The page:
Sex-associated variations in coral skeletal oxygen and carbon isotopic composition of Porites panamensis in the southern Gulf of California
RAFAEL ANDRES CABRAL TENA
ALBERTO SANCHEZ GONZALEZ
HECTOR REYES BONILLA
EDUARDO FRANCISCO BALART PAEZ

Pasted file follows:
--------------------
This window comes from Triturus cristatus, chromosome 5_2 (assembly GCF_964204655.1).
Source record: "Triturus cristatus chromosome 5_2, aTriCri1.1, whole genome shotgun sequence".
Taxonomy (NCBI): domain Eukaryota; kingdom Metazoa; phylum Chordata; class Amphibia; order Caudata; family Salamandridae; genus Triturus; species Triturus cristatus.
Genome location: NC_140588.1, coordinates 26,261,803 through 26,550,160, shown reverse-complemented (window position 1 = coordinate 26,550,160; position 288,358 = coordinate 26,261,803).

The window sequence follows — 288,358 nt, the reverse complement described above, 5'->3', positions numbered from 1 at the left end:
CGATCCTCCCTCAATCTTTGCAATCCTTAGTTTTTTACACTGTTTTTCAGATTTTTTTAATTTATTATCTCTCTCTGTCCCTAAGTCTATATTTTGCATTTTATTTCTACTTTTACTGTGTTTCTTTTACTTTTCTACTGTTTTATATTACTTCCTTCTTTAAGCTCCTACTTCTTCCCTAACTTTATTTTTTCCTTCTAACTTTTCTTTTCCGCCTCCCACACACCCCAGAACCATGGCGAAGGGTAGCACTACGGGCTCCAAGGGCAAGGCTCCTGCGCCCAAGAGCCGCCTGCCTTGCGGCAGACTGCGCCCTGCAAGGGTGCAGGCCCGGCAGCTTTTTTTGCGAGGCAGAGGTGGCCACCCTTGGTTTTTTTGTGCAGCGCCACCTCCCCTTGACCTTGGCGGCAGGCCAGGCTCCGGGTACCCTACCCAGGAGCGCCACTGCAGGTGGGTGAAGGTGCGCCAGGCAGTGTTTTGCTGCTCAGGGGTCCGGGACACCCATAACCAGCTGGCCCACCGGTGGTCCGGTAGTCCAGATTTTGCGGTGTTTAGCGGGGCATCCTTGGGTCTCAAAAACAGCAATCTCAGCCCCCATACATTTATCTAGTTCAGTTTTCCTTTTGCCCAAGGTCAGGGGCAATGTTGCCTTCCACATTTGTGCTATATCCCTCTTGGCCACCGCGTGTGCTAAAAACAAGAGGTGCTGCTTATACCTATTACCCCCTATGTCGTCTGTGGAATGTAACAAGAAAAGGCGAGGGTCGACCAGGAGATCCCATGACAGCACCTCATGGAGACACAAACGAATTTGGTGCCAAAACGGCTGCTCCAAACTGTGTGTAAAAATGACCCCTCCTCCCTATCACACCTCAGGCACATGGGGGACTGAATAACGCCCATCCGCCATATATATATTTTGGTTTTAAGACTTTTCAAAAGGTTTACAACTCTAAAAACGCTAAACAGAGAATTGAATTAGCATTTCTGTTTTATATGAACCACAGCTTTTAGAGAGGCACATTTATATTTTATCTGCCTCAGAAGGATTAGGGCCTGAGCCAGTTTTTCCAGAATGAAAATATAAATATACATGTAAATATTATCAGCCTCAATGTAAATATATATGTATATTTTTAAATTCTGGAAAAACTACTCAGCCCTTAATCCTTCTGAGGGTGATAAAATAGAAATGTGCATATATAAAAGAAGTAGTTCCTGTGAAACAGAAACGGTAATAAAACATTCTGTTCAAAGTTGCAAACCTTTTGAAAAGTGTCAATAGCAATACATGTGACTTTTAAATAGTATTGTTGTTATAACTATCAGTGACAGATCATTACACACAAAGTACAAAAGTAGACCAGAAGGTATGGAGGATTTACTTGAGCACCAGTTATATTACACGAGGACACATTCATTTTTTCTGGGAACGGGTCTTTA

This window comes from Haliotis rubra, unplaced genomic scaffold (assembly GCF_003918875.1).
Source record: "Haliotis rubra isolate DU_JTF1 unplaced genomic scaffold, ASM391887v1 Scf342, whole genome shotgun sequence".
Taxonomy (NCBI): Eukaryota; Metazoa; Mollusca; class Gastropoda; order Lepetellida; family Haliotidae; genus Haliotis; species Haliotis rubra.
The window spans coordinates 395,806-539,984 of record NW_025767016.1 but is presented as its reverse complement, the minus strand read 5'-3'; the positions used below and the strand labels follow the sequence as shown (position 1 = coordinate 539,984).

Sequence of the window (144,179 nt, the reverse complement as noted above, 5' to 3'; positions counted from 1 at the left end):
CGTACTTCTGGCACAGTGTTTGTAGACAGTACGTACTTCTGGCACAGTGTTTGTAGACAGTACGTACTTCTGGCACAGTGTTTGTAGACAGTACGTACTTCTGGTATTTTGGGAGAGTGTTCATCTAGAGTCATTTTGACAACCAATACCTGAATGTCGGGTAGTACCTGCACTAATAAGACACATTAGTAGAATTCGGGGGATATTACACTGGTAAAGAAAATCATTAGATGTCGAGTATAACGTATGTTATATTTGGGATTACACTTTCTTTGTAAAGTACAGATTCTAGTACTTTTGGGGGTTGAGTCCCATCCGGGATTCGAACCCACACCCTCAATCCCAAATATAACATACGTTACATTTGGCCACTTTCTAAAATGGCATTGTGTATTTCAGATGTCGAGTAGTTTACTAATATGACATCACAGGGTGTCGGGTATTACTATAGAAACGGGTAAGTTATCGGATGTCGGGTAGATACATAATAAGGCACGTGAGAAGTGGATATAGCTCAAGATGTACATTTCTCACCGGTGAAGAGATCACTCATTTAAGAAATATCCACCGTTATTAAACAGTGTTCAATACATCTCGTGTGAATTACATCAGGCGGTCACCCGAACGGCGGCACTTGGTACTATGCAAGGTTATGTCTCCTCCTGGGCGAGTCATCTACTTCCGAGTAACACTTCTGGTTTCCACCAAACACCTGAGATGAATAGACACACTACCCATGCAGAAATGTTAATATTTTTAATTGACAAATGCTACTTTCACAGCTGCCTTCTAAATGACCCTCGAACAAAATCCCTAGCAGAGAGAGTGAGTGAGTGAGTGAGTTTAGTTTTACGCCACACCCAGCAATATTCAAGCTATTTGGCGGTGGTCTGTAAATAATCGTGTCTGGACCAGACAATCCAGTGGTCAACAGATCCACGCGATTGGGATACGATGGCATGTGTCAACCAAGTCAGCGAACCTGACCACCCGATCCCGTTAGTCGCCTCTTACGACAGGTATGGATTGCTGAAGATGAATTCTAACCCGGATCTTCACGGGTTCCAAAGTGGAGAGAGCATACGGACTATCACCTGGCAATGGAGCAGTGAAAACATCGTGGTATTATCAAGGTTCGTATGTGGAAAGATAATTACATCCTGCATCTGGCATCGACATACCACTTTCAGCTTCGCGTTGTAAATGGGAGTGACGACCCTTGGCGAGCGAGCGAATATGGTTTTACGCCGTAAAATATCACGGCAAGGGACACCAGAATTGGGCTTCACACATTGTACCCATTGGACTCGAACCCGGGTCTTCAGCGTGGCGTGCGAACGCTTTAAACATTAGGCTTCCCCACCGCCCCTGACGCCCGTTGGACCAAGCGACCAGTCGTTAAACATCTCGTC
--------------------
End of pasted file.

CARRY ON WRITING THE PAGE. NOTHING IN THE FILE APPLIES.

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Coral δ 18O variations are used as a proxy for changes in sea surface temperature (SST) and seawater isotope composition. Skeletal δ 13C of coral is frequently used as a proxy for solar radiation because most of its variability is controlled by an interrelationship between three processes: photosynthesis, respiration, and feeding. Coral growth rate is known to influence the δ 18O and δ 13C isotope record to a lesser extent than environmental variables. Recent published data show differences in growth parameters between female and male coral in the gonochoric brooding coral Porites panamensis; thus, skeletal δ 18O and δ 13C are hypothesized to be different in each sex. To test this, this study describes changes in the skeletal δ 18O and δ 13C record of four female and six male Porites panamensis coral collected in Bahía de La Paz, Mexico, whose growth bands spanned 12 years. The isotopic data were compared to SST, precipitation, photosynthetically active radiation (PAR), chlorophyll a, and skeletal growth parameters. Porites panamensis is a known gonochoric brooder whose growth parameters are different in females and males. Splitting the data by sexes explained 81 and 93 % of the differences of δ 18O, and of δ 13C, respectively, in the isotope record between colonies. Both isotope records were different between sexes. δ 18O was higher in female colonies than in male colonies, with a 0.31 ‰ difference; δ 13C was lower in female colonies, with a 0.28 ‰ difference. A difference in the skeletal δ 18O could introduce an error in SST estimates of ≈ 1.0 to ≈ 2.6 ◦C. The δ 18O records showed a seasonal pattern that corresponded to SST, with low correlation coefficients (−0.45, −0.32), and gentle slopes (0.09, 0.10 ‰ ◦C −1 ) of the δ 18O–SST relation. Seasonal variation in coral δ 18O represents only 52.37 and 35.66 % of the SST cycle; 29.72 and 38.53 % can be attributed to δ 18O variability in seawater. δ 13C data did not correlate with any of the environmental variables; therefore, variations in skeletal δ 13C appear to be driven mainly by metabolic effects. Our results support the hypothesis of a sex-associated difference in skeletal δ 18O and δ 13C signal, and suggest that environmental conditions and coral growth parameters affect skeletal isotopic signals differently in each sex..."
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